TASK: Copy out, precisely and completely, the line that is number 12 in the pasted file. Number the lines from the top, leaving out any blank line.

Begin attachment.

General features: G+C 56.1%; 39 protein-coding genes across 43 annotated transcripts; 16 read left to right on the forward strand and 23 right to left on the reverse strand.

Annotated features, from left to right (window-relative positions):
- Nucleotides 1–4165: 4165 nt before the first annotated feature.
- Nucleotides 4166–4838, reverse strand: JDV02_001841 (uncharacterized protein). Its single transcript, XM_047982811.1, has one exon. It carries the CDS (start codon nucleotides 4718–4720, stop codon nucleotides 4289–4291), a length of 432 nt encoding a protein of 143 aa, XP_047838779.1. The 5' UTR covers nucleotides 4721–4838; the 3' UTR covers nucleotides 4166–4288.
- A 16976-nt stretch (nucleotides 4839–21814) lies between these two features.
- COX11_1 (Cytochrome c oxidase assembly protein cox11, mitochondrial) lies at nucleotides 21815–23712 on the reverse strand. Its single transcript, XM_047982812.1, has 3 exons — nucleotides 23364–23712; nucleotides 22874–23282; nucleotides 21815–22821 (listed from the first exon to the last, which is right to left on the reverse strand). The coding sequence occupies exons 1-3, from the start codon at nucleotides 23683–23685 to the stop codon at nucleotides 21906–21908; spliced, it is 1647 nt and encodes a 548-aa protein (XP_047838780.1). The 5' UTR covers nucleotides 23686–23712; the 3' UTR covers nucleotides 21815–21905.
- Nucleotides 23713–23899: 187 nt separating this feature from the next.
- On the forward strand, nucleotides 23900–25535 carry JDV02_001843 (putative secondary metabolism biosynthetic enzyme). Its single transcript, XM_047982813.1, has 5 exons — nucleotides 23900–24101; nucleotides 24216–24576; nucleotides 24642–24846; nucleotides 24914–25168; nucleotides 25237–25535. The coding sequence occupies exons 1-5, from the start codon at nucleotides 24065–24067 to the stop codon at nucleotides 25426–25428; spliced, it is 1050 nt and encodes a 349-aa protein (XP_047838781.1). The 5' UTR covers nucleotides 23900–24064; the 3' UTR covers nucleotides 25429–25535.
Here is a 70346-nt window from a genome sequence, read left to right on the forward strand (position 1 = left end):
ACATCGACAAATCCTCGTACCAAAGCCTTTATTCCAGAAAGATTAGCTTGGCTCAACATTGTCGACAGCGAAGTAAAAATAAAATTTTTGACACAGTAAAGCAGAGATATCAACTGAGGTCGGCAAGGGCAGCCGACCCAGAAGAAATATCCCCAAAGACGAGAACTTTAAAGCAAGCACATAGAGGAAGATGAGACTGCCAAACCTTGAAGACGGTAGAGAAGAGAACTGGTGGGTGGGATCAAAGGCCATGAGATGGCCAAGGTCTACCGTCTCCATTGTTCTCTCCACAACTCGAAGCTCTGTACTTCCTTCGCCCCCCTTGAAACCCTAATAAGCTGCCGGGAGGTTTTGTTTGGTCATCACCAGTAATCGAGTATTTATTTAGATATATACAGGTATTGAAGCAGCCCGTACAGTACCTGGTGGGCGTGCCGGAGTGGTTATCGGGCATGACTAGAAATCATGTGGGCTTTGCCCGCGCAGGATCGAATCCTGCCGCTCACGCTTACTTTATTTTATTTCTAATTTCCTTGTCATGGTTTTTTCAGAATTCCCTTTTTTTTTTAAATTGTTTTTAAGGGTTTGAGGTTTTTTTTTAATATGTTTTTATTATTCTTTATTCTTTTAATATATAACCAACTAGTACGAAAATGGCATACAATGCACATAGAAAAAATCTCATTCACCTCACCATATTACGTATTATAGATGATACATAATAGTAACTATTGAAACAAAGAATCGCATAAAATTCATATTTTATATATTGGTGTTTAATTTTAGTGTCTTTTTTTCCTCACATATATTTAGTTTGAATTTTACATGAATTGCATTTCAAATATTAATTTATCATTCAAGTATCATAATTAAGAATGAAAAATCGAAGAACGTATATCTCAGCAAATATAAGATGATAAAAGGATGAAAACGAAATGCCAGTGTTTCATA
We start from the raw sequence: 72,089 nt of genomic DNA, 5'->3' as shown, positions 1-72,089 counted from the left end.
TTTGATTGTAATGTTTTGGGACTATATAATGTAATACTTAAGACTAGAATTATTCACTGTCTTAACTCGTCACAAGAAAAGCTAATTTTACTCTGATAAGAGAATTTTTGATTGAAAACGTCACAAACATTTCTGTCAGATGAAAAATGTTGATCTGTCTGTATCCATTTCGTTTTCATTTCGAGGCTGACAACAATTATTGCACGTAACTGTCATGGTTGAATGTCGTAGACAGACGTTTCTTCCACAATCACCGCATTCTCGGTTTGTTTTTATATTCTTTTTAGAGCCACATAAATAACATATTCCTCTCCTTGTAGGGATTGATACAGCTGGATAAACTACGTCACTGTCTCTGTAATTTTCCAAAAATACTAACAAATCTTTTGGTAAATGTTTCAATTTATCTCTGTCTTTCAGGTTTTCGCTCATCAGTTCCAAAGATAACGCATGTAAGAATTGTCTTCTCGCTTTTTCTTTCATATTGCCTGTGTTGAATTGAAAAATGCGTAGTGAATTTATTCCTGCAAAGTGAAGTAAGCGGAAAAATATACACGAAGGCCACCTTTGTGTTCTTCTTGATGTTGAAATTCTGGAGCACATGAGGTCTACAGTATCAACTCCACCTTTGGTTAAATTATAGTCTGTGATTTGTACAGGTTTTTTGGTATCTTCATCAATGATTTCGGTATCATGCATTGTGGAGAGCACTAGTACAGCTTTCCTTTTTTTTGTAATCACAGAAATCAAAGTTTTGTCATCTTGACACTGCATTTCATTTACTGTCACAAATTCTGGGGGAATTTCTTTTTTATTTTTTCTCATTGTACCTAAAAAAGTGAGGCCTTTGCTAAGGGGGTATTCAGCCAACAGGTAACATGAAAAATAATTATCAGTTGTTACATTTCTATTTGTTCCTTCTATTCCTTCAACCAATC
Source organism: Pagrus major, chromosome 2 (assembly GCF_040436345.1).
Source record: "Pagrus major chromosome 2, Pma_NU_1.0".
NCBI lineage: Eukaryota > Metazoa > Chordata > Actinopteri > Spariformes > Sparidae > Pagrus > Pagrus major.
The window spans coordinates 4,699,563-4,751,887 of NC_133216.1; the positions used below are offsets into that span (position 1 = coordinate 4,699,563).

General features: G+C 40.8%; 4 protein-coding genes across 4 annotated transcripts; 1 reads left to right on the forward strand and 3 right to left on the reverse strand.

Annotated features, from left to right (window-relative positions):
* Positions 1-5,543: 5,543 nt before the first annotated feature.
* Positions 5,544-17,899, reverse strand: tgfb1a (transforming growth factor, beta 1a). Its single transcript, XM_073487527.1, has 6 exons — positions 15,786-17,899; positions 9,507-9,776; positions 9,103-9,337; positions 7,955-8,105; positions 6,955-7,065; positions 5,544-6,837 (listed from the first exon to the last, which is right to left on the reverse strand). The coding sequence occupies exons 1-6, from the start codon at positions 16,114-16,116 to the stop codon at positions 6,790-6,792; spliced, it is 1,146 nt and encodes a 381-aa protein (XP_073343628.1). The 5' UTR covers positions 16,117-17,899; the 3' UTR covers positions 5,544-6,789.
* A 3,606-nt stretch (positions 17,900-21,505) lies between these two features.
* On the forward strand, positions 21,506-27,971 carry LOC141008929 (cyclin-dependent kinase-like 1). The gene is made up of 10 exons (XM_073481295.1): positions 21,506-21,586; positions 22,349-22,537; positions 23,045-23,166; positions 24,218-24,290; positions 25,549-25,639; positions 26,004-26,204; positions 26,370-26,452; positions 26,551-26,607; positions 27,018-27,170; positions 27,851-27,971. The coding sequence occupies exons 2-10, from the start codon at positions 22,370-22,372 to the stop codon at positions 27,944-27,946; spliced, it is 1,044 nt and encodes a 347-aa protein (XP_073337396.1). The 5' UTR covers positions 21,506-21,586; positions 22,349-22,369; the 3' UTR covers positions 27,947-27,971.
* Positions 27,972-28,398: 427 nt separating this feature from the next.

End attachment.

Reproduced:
TTTGATTGTAATGTTTTGGGACTATATAATGTAATACTTAAGACTAGAATTATTCACTGTCTTAACTCGTCACAAGAAAAGCTAATTTTACTCTGATAAGAGAATTTTTGATTGAAAACGTCACAAACATTTCTGTCAGATGAAAAATGTTGATCTGTCTGTATCCATTTCGTTTTCATTTCGAGGCTGACAACAATTATTGCACGTAACTGTCATGGTTGAATGTCGTAGACAGACGTTTCTTCCACAATCACCGCATTCTCGGTTTGTTTTTATATTCTTTTTAGAGCCACATAAATAACATATTCCTCTCCTTGTAGGGATTGATACAGCTGGATAAACTACGTCACTGTCTCTGTAATTTTCCAAAAATACTAACAAATCTTTTGGTAAATGTTTCAATTTATCTCTGTCTTTCAGGTTTTCGCTCATCAGTTCCAAAGATAACGCATGTAAGAATTGTCTTCTCGCTTTTTCTTTCATATTGCCTGTGTTGAATTGAAAAATGCGTAGTGAATTTATTCCTGCAAAGTGAAGTAAGCGGAAAAATATACACGAAGGCCACCTTTGTGTTCTTCTTGATGTTGAAATTCTGGAGCACATGAGGTCTACAGTATCAACTCCACCTTTGGTTAAATTATAGTCTGTGATTTGTACAGGTTTTTTGGTATCTTCATCAATGATTTCGGTATCATGCATTGTGGAGAGCACTAGTACAGCTTTCCTTTTTTTTGTAATCACAGAAATCAAAGTTTTGTCATCTTGACACTGCATTTCATTTACTGTCACAAATTCTGGGGGAATTTCTTTTTTATTTTTTCTCATTGTACCTAAAAAAGTGAGGCCTTTGCTAAGGGGGTATTCAGCCAACAGGTAACATGAAAAATAATTATCAGTTGTTACATTTCTATTTGTTCCTTCTATTCCTTCAACCAATC